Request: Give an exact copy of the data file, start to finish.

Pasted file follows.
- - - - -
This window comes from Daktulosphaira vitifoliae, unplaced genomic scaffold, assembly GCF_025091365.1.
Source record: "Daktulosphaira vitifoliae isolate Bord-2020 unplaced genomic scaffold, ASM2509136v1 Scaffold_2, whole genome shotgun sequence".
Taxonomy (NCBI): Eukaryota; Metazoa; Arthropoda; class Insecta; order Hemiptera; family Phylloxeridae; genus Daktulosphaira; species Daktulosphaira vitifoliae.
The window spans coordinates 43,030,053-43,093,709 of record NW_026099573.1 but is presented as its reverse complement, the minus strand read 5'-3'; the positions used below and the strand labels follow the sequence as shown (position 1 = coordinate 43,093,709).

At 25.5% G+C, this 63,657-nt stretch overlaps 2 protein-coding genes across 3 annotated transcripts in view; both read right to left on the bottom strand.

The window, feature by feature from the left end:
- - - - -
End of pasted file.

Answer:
This window comes from Daktulosphaira vitifoliae, unplaced genomic scaffold, assembly GCF_025091365.1.
Source record: "Daktulosphaira vitifoliae isolate Bord-2020 unplaced genomic scaffold, ASM2509136v1 Scaffold_2, whole genome shotgun sequence".
Taxonomy (NCBI): Eukaryota; Metazoa; Arthropoda; class Insecta; order Hemiptera; family Phylloxeridae; genus Daktulosphaira; species Daktulosphaira vitifoliae.
The window spans coordinates 43,030,053-43,093,709 of record NW_026099573.1 but is presented as its reverse complement, the minus strand read 5'-3'; the positions used below and the strand labels follow the sequence as shown (position 1 = coordinate 43,093,709).

At 25.5% G+C, this 63,657-nt stretch overlaps 2 protein-coding genes across 3 annotated transcripts in view; both read right to left on the bottom strand.

The window, feature by feature from the left end: